Photo: Demián Camacho Santa Ana
With the renewed interest in classic cocktails over the past decade, it wasn't uncommon to get a little attitude from some bartenders -- whether in hip urban establishments or honky tonk bars -- if you ordered piña colada ("the blender is broken"), a Mai Tai, or any other foofy drink that traditionally comes in a funky mug with a fruit salad garnish. Not anymore. Tiki drinks and all their gewgaw are back in full swing.
In the early 30's, Ernest Raymond Beaumont Gantt figured out how to make some money with his interest in Polynesian culture. He named his place Don the Beachcomber (and later even changed his own name to Donn Beach), becoming quite the entertainer and host at his restaurant bar. Legend has it that he ran a water hose on top of his tin roof to mimic the sound of rain so customers would keep chatting and drinking. With over 80 drinks to his credit, he is the father of the tiki cocktail craze that lasted for decades. With copy cats galore attempting to make a profit off his concept, many of the liquor bottles at the Beachcomber bar were replaced with ones labeled with cryptic letters and numbers to keep the recipes as secret as possible.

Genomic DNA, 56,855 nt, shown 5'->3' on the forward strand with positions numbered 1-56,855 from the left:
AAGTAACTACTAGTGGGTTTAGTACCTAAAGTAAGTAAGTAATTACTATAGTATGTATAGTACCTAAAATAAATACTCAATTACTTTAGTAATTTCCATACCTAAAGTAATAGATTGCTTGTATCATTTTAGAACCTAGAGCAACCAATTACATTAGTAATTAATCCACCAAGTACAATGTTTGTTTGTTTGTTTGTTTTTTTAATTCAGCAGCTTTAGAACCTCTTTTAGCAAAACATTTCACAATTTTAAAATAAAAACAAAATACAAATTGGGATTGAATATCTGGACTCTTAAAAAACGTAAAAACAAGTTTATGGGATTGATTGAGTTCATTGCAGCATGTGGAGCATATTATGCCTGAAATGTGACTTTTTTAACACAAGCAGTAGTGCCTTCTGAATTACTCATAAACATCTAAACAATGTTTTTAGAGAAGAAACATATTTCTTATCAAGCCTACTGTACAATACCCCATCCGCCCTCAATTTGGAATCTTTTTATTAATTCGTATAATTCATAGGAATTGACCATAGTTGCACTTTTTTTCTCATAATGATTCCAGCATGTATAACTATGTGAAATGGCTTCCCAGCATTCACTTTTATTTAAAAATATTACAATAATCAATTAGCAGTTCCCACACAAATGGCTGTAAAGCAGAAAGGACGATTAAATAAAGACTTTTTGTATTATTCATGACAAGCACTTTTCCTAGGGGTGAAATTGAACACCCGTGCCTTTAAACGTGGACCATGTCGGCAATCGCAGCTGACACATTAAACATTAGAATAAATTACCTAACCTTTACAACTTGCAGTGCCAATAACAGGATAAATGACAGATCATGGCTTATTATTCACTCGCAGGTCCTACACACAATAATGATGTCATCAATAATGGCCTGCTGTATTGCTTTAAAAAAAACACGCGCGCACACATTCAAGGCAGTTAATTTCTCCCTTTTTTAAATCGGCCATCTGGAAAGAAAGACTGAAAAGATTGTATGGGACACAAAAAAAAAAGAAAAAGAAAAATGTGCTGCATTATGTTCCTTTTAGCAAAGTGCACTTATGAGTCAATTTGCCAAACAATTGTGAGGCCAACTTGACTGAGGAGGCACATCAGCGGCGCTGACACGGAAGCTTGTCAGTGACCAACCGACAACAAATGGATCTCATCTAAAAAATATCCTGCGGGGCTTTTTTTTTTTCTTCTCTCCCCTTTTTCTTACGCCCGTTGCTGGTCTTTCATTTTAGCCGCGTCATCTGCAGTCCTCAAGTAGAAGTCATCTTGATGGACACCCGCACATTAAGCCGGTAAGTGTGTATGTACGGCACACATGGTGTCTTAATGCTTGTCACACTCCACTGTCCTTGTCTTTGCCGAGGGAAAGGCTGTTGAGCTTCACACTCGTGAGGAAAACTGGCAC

California's Victor Bergeron built on the Beachcomber's success. His tiki entertainment empire became known as Trader Vic's. His books Trader Vic's Book of Food and Drink (1946) and the Bartender's Guide by Trader Vic (1947) are worth adding to your library.